Men At Work's 'Down Under' stole from children's song, judge rules

A judge in Sydney, Australia ruled today that Men at Work’s ’80s megahit “Down Under” infringes on the copyright of an old children’s song called “Kookaburra Sits in the Old Gum Tree,” according to the AP. “Kookaburra…” was originally written by an Australian teacher named Marion Sinclair, who died in 1988. The song’s copyright is now owned by the publishing company Larrikin Music, which sued for unpaid royalties. “I have come to the view that the flute riff in ‘Down Under’ … infringes on the copyright of ‘Kookaburra’ because it replicates in material form a substantial part of Ms. Sinclair’s 1935 work,” said Federal Court Justice Peter Jacobson. The judge ordered the litigants to return to court on February 25 to discuss compensation.

Men At Work singer Colin Hay has responded to the judge’s decision with a lengthy statement, in which he admits that bandmate Greg Ham “unconsciously referenced two bars of Kookaburra on the flute… and it did end up in the Men At Work recording.” But Hay argues that it was part of the song’s arrangement, not its composition. Hay concludes by writing that the song, “lives in my heart, and may perhaps live in yours. I claim it, and will continue to play it, for as long as you want to hear it.”

Below, I’ve embedded the video for  “Down Under,” another of a children’s choir singing “Kookaburra Sits in the Old Gum Tree,” and a third clip that highlights the parts of the two tracks that are allegedly similar. What do you think about the judge’s decision?

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Comments (43 total) Add your comment
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  • Barf

    god. how stupid. this is a classic song, leave it alone.


      And they are JUST NOW figuring this out because……………………??

  • Please.

    How many years ago was that a hit?

  • wizard62

    I think that Judge is a Kookaburra! I hear no resemblance of these two songs at all. Ridiculous waste of court time and tax-payers money.

    • harry

      ha ha ha ha ha ha!!!

    • yogi

      Wizard62: I hate to tell you you are wrong, but if you listen to the comparison recording, It is nearly a note for note HARMONY. Thing is, In the USA this would have been a public domain item by now. I am sure the writer had that music in his head from childhood. I DON`T feel they should pay royalties though. Sounds like a music label trying to get something for free. I say let it be. Cheap Basterds.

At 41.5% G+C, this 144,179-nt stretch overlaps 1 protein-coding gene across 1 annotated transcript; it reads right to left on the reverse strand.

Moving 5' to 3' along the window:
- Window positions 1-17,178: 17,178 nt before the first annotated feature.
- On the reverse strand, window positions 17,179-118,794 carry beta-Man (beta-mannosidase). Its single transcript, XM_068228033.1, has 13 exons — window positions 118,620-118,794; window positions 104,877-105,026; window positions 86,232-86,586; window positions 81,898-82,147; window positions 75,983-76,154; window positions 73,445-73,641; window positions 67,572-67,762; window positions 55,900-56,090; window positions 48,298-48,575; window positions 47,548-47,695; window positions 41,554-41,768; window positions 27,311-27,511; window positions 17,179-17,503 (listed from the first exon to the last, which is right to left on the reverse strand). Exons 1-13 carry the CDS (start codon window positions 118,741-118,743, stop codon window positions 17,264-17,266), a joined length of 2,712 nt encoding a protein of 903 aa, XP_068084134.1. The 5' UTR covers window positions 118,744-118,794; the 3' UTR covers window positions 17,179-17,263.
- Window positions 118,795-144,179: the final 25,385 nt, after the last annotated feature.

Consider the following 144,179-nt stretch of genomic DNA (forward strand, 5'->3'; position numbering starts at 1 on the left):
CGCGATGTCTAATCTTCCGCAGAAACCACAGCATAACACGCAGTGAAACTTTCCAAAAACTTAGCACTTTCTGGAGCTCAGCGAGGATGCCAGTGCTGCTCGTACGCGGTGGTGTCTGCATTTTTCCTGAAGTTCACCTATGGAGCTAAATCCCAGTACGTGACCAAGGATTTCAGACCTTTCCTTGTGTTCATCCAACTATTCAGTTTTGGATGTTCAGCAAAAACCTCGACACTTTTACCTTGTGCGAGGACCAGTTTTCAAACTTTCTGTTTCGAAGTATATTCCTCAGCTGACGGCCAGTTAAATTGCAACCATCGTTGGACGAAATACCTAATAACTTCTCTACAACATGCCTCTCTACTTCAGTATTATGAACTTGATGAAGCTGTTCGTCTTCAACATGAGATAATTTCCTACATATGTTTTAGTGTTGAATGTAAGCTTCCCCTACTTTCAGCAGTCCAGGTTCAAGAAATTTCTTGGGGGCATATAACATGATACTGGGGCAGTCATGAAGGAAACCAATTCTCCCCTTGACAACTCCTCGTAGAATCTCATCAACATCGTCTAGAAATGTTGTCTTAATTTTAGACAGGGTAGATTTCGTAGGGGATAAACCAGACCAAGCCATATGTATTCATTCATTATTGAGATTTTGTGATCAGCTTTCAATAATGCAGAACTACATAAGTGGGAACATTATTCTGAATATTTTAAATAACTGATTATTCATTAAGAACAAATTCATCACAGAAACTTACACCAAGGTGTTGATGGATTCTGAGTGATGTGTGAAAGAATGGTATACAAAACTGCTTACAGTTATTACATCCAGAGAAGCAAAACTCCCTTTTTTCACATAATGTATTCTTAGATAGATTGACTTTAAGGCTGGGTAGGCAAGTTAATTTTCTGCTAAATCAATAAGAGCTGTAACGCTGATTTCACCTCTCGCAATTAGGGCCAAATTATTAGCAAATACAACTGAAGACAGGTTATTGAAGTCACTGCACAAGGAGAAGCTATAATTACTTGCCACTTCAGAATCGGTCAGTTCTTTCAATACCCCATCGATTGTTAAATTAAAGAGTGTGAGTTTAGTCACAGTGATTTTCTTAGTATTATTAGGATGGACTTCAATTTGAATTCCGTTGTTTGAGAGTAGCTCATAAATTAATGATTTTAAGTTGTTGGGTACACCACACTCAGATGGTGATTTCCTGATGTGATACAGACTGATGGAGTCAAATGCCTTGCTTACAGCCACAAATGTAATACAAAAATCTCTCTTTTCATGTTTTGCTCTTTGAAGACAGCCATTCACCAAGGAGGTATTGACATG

• jb

    The whole ruling is based on notes played by the flute.

    Why did you link a reference to kids singing the song and not of the flute?

    More cowbell, and MORE FLUTE!!

    • jb

      aha..a new link. ask and ye shall receive.
      now if anyone on this site knew anything about Australian law and copyright infringement, we might actually be able to form an opinion!

  • billy ray

    I always thought that “Who Can It Be Now” sounds like “Kumbaya”.

  • Joe

    Land Down Under Video = preview of Lost Season 6.

  • dani

    Haha, I can hear it in the flute solo!
    You know, that is really ridiculous. How would they even catch that!

  • Liz

    Seems like the statute of limitations should have run on that claim many years ago!

  • Flyer

    I guess I need someone to actually put the two measures of the flute part side-by-side with the two measures that were “copied” from the Kookaburra song, because I’m not hearing it. And to add injury to insult, other news reports are saying that Larrikin Music is trying to claim rights to 60% of all proceeds ever generated by “Land Down Under”! For two measures? Somthing is seriously wrong with the courts Down Under!

  • Horatio

    I use this tune sometimes on my radio program, and the judge is out of his/her mind.

  • Grammy

    Denny Blaze: The Average Homeboy. ‘Nuff said.

    Check it out.

  • Chris Bailey

    I bet this is so much more common than people think…I’m a songwriter and I always wonder if anything I came up with is original or if it was stuck in my subconscious from something I heard as a kid or any other place

  • Splee

    I hear it more in the choir video than in the video that tries to compare the two. The way the kids sing it, it’s kind of a clear lift…

  • Alan

    I’ve tried to follow, but the supposed resemblance completely escapes me.

  • aby

    What took them so long to take them to court or does the Australian justice system just move really slow? Or is this a case that the folks who now own the song decided to sue while the original writer of the song didn’t particularly mind.

    • @ aby

      I’d guess the second one. Agree: if the original writer didn’t object, the lawsuit shouldn’t be allowed.

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